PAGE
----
Bark and Ambrosia Beetles of the U.S. and Canada: Overview


There are 571 species of bark and ambrosia beetles known from the U.S. and Canada (Curculionidae: Scolytinae and Platypodinae). Of this total 60 have been introduced from other continents, many in recent years. Wood's Monograph of the bark and ambrosia beetles of North America (1982) has been the benchmark used for this group (Scolytinae) although it is rapidly becoming out of date. The 7 species of Platypodinae have not been treated for the U.S. and Canada in nearly 100 years. Wood included 513 species of Scolytinae in 1982. Since that time 51 species have been added to the fauna due to new introductions, newly described species, and new detections of naturally occurring species in southern Florida, Texas and Arizona (in addition to exotic species). There have also been numerous changes in generic assignments.

Wood and Bright (1992) published a World catalog that included many updates to Wood's monograph. Bright and Skidmore (1997, 2002) have published supplements to the catalog. Even so, it has become very difficult, even for specialists, to keep track of the current species and their nomenclature.

Objectives and Features

This interactive catalog and atlas includes all published data on distribution, hosts, and synonymy for all native and exotic species. Complete information on distribution, hosts, and synonymy from outside the U.S. is included for introduced species. All localities within the New World have been georeferenced and are shown on maps for each species. Localities outside the New World are listed, but not mapped.

In part, this website can be treated as a partial replacement for the World catalog and supplements for species known from the U.S. and Canada for synonymy, hosts, and distributions. It also includes other features not found in the catalogs such as images (photographs and line drawings), interactive maps, and access to the data from which these maps are drawn. On the other hand the catalog and supplements contain other information that is not included here such as details on nomenclature and references. The information shown on this website is derived from a large database which is constantly being expanded, corrected, and maintained.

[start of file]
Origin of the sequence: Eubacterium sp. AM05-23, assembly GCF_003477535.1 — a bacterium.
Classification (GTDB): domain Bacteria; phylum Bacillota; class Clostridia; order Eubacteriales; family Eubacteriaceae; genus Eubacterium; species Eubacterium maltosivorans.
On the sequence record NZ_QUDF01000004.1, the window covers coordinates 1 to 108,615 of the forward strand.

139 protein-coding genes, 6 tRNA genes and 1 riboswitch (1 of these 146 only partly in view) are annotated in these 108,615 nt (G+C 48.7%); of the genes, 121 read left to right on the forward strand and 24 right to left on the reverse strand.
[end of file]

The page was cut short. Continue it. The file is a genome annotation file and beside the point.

These pages are still under development. At the moment this checklist is based on 2,665 distribution and/or host records. All distribution, hosts, and synonymy information is complete for Wood's (1982) monograph and taxonomic publications for the North and Central American fauna since 1982. There are still some South American data on localities, hosts, and synonyms for North American species listed in Wood (2007). This should be finished in early 2013. In November, 2012 approximately 11,000 distribution records for 287 species were added from the trap results of the USFS Early Detection-Rapid Response program from 2006-2011. In 2013 I am hoping to add photographs and or line drawings for all species found in the U.S. and Canada, include more biological and ecological information, and to extend coverage to Mexico.

Inevitably there will be errors and omissions. I would appreciate it if these are brought to my attention.

Access to Species Information

Information on individual species can be accesed through 3 routes:

Species Information

Clicking on the book icon () will bring up the species information. There are separate sections for images (if any are available), synonymy, a summary of distribution records from the database, a summary of host and trapping information from database records, a list of references from which information was taken for the species, a distribution map, and a table of data records. In the references section, links are provided to the pages in the Wood monograph and in the Wood & Bright catalog where the species is treated.

Return to top